Every Employee Handbook should include a defined grievance procedure, which outlines the steps an employee must take when he/she has a problem, from potential violence in the workplace, to harassment, or even a common complaint.
The very first step should be to encourage the employee to talk to the person they feel is causing the problem. 90% of problems go away after this, without the necessity of management involvement.
The next steps should be hierarchical – if you’re uncomfortable going to that person, or unhappy with the outcome, go to your supervisor, and so on.
The number of harassment cases involving the e-mails of employees is on the rise. Make sure you have an air-tight, written policy stating that use of company e-mail and internet access is strictly limited to business use only.
It’s official – and somewhat surprising:
Discrimination complaints to the EEOC are on the rise – especially race, sex and retaliation.
What’s disheartening about this is that all of these complaints are preventable – through strong handbook policies, management training, and good investigation techniques.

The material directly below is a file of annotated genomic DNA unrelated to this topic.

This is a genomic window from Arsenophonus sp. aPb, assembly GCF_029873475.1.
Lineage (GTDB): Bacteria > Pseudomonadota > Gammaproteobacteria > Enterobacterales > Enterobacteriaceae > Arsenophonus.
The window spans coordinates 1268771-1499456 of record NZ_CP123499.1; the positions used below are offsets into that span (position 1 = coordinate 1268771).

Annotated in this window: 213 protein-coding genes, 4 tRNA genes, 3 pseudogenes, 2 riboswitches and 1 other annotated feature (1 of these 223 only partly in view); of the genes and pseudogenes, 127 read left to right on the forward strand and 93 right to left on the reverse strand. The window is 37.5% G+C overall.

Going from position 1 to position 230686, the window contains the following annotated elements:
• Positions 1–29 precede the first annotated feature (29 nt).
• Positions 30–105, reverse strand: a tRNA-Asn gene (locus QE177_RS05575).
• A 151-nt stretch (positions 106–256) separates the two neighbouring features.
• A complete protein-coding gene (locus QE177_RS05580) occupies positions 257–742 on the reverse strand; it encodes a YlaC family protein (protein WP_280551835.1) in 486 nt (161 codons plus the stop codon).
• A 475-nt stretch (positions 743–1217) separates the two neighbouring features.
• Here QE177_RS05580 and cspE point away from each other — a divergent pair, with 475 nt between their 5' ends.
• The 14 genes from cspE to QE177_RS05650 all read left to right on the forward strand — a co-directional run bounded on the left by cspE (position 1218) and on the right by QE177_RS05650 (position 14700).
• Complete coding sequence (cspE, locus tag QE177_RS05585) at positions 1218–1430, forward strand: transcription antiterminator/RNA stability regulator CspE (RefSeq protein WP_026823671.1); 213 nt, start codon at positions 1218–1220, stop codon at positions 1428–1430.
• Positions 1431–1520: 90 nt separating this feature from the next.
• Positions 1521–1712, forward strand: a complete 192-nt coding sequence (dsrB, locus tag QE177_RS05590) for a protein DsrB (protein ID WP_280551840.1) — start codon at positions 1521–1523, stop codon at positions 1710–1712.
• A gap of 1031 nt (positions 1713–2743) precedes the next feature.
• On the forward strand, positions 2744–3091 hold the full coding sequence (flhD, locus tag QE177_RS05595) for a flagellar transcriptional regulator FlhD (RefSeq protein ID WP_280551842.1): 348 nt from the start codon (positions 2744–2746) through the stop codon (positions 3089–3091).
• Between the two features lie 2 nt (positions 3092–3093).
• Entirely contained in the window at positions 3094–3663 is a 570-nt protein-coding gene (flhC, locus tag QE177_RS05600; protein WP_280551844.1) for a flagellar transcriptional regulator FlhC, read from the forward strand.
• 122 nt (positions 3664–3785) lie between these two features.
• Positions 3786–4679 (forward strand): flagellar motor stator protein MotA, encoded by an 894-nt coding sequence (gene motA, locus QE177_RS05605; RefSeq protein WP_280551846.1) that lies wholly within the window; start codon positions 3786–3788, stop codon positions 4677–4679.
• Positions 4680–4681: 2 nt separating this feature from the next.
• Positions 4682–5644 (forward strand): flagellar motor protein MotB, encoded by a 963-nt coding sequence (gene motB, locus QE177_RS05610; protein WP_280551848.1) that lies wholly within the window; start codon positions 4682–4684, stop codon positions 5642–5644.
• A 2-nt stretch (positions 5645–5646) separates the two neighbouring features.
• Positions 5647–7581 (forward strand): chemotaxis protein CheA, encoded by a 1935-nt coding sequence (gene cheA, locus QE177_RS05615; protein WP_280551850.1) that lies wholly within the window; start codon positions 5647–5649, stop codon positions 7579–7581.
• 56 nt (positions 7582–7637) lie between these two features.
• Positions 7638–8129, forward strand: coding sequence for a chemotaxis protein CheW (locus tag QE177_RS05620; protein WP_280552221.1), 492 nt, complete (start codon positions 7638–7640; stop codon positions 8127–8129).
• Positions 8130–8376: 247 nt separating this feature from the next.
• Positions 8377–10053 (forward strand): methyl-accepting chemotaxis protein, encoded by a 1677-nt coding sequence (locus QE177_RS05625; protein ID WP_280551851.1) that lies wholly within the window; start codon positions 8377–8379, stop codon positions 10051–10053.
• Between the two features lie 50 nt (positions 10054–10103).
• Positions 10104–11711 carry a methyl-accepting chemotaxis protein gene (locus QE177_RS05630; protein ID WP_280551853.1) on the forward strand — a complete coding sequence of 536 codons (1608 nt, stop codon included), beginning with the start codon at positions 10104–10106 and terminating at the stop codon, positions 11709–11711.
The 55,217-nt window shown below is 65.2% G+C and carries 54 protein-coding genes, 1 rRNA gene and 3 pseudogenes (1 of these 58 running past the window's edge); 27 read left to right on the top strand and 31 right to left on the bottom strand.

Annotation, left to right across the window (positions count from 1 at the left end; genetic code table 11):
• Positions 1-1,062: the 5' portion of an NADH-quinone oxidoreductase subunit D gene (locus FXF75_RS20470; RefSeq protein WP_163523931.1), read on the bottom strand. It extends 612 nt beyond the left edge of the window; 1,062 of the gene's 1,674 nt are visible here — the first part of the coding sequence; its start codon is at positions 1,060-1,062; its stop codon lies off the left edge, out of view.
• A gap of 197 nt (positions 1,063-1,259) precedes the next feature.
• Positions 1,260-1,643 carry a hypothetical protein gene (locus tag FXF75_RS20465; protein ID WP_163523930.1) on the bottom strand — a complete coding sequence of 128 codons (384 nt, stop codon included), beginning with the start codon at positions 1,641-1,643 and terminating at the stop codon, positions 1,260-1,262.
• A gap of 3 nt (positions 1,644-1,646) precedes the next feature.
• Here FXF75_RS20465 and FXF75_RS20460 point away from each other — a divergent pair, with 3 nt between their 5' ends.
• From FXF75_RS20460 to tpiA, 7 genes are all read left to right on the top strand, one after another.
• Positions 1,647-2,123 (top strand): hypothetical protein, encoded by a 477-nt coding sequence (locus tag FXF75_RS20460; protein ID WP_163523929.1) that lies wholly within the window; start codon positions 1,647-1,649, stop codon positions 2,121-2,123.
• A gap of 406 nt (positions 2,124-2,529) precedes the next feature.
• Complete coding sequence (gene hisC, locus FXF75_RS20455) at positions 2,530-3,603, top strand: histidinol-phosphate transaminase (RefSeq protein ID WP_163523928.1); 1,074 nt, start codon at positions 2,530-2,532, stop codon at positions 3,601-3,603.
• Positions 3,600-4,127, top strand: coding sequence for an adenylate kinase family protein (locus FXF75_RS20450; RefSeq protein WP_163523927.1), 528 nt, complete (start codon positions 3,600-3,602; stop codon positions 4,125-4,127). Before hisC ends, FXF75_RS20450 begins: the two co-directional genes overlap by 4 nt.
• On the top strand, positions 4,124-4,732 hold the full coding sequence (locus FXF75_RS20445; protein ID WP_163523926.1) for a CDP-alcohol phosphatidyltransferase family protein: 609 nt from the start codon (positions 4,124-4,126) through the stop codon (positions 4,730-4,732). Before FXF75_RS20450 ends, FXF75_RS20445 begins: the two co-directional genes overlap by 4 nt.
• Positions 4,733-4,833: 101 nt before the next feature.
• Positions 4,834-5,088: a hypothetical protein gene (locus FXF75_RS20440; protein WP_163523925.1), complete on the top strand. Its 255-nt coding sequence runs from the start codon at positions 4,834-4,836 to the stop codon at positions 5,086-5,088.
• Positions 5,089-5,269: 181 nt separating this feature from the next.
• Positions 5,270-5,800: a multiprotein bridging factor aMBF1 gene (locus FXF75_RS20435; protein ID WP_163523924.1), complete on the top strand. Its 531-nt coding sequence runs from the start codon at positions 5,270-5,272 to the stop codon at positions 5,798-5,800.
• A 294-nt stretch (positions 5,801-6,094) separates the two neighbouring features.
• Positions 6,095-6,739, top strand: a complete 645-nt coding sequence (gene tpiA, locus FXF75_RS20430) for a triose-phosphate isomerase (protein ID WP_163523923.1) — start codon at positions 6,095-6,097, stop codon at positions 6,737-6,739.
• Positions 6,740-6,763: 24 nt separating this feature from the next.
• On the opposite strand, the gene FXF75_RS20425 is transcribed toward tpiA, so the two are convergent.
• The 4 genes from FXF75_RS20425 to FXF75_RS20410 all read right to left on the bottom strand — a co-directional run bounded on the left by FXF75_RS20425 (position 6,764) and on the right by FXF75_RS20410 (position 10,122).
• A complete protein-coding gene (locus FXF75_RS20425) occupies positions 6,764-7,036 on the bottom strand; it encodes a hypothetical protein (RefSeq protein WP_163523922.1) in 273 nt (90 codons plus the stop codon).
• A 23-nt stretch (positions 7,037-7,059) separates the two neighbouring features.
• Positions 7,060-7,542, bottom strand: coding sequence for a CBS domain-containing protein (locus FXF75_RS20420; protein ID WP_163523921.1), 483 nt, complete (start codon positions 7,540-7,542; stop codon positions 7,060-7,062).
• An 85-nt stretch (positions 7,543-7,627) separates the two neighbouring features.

It’s the 21st Century – and it’s time to manage properly!
What People Want, by Terry Bacon.
Simple, common-sense based principles for managing people. A really good read.
We’ve been saying it for years – a good boss is not a buddy nor a dictator. He/she is somewhere in between.
Employees look for a professional relationship and value that so much in their manager that it’s the primary reason why an employee will stay or leave a company.
Happy Valentine’s Day Eve!
Yet another article on the pitfalls of dating in the workplace – for both employers and employees. What really struck me is the finding that 84% of employees say their employer either doesn’t have a policy regarding dating in the office (or that they don’t know of such a policy).
The trend is finally happening – if you don’t compare your 401(k) plan, not only are YOU losing money, but your employees are losing thousands of dollars through hidden fees.
And now is the time – if you don’t have a defined contribution plan – to establish one for your business. High reward, a valued benefit, and low cost to your business.